One of my favorite things to do in Scotland is to find the hidden treasures. That is not to say that the most popular and well-publicized sites aren’t great. They are! There is just something fun and unique about seeking out the hidden gems.
In our travels, Mr. C and I have made some pretty fantastic finds, and I plan to share them with you over time. But if I had to pick just one to tell you about today, it would be the beautiful ruins of Hailes Castle.
Hailes Castle sits roughly forty minutes east of Edinburgh, nestled snuggly along the River Tyne. The castle’s original stonework dates to the 1200s, which makes it one of the oldest surviving stone castles in Scotland.
Hugo de Gourlay first began the construction of Hailes. He had to forfeit his property to the government, however, after authorities discovered that he supported the English during the Scottish Wars of Independence. Later, the Hepburn family acquired the castle, and it remained in their care throughout its most tumultuous years.
Hailes Castle had its share of attacks. The worst seems to have taken place in 1446 when the pro-English Archibald Dunbar is said to have killed everyone he found in the castle. Hm, that could certainly give some credence to those who believe ghosties haunt the ruins!
In my opinion, one of the most intriguing aspects of the castle’s history is its connection to Mary Queen of Scots. (If you are not familiar with Mary, she was a cousin and rival of Queen Elizabeth I of England.) In 1567, James Hepburn (of Hailes) was involved in the murder of Mary’s second husband, Lord Darnley. It was a scandalous affair, and there are two different tales of how it played out. After receiving an acquittal for the murder, some believe that he kidnapped Mary as she was traveling to Edinburgh and that he forced her to marry him at Dunbar Castle. Others say the kidnapping was a pre-planned agreement between the two. Either way, history shows that the pair lodged at Hailes Castle for a few days before going on to Dunbar where they wed.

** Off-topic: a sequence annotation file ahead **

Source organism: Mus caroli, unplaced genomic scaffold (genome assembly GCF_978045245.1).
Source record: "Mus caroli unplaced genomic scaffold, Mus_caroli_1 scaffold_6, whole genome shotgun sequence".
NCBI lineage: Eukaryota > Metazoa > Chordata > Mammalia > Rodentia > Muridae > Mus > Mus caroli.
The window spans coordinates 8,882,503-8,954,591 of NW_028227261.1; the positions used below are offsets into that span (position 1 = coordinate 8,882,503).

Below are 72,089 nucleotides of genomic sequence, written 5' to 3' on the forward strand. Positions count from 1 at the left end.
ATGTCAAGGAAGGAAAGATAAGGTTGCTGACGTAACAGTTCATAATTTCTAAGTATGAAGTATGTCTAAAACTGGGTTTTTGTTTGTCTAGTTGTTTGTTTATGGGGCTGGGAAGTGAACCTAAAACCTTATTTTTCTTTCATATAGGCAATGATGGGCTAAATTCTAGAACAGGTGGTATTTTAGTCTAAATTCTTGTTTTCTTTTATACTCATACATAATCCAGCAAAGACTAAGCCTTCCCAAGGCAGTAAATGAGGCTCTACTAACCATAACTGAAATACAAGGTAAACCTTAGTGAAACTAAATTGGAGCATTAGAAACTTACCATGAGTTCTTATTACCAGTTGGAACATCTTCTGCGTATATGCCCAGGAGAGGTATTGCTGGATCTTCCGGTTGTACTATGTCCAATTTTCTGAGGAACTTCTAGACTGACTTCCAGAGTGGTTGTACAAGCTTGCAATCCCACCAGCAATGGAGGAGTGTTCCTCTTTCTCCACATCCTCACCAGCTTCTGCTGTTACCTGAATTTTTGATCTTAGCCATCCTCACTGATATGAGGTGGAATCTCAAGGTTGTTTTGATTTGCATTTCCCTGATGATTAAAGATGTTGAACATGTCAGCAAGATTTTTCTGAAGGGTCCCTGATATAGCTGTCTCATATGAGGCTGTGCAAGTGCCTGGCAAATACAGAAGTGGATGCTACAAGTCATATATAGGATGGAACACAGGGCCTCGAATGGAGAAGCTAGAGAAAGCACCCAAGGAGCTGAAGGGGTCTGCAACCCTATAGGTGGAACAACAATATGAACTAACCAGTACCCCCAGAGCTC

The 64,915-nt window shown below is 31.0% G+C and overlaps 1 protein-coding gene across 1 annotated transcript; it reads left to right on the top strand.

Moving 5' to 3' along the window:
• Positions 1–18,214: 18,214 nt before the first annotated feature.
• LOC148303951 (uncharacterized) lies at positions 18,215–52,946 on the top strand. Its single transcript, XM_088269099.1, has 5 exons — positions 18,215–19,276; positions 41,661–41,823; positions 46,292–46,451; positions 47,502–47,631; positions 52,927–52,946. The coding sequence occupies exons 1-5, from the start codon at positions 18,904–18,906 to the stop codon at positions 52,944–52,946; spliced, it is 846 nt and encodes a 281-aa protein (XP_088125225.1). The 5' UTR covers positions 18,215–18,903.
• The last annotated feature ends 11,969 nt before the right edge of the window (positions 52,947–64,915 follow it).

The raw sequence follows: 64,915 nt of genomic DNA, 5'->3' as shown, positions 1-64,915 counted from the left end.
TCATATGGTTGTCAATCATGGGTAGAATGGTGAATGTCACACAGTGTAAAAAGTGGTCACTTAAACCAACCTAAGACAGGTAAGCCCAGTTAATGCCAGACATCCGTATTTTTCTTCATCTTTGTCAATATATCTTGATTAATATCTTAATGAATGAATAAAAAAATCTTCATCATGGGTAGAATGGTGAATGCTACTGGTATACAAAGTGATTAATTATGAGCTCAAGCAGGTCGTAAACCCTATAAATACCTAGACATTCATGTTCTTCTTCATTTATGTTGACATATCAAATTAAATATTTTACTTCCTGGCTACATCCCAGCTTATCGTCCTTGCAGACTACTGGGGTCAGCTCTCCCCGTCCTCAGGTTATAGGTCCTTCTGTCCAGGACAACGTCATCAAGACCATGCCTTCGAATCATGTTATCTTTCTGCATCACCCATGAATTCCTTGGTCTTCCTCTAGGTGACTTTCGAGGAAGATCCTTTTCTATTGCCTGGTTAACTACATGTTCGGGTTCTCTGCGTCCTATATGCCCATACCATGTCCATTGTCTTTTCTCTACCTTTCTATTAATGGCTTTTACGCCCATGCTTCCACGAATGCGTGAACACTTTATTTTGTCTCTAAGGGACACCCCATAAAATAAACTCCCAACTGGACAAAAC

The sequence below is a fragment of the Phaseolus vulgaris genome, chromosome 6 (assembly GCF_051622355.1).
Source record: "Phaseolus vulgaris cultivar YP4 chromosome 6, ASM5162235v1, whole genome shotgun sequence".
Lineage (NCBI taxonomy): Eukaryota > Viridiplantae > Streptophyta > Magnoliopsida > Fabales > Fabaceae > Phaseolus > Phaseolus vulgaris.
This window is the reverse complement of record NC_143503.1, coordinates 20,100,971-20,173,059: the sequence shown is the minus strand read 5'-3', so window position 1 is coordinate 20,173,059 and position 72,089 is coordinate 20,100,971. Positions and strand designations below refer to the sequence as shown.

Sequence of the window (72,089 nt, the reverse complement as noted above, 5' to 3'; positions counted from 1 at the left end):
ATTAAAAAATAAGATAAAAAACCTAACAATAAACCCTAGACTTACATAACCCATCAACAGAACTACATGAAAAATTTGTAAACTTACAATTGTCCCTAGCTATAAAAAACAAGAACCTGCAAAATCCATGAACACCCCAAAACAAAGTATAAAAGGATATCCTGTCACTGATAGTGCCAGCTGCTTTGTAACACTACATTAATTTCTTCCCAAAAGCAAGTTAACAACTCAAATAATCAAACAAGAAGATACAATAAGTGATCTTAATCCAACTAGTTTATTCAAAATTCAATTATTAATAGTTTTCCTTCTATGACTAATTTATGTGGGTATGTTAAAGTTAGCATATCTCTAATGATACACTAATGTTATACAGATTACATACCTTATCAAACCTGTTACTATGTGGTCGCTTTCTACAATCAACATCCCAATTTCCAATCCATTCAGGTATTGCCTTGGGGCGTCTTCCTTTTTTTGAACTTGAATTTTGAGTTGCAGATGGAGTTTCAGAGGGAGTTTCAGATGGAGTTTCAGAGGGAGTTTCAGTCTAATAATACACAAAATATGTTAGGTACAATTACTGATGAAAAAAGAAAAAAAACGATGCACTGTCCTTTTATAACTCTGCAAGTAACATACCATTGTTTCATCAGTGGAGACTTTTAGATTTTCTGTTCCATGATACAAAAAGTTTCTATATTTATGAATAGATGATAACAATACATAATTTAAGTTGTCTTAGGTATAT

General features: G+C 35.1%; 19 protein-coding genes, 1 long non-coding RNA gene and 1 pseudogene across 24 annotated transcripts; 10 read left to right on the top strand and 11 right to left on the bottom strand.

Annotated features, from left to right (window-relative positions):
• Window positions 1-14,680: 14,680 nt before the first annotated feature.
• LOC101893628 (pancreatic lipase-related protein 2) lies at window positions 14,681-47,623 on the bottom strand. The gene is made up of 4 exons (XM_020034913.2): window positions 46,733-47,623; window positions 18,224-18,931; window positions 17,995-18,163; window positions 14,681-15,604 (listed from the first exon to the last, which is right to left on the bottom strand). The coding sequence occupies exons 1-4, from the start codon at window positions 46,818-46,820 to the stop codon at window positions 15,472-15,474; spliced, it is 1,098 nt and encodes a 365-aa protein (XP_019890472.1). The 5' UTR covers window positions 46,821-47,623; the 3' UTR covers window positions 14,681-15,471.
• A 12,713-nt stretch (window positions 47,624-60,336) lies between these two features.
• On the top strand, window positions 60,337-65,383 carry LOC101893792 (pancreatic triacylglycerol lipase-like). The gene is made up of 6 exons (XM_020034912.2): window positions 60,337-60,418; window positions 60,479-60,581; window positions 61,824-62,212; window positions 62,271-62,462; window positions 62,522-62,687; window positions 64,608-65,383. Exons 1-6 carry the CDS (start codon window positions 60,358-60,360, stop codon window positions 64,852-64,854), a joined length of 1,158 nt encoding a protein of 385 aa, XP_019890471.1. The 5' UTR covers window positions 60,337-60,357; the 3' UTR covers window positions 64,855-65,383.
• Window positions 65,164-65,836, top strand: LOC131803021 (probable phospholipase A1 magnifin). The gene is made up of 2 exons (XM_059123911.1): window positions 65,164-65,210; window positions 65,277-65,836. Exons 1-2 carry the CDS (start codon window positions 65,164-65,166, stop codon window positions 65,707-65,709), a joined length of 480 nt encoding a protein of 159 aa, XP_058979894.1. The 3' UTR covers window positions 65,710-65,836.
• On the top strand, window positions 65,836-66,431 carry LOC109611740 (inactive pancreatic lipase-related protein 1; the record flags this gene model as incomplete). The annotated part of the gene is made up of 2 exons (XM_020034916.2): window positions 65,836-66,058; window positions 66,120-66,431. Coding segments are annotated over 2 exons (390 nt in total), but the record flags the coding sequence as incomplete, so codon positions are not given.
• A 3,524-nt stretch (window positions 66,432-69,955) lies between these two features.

After Hepburn’s downfall, Hailes Castle passed through the families of the Stewarts and then the Setons. Finally, in 1650, the castle fell under the attack of Oliver Cromwell, effectively ending its days as a noble residence.
No longer a target for attack, Hailes Castle resides peacefully by the Tyne, charming visitors with its soft-spoken dignity and quiet demeanor. If you visit, take a picnic, turn off your phone, and let your imagination run wild.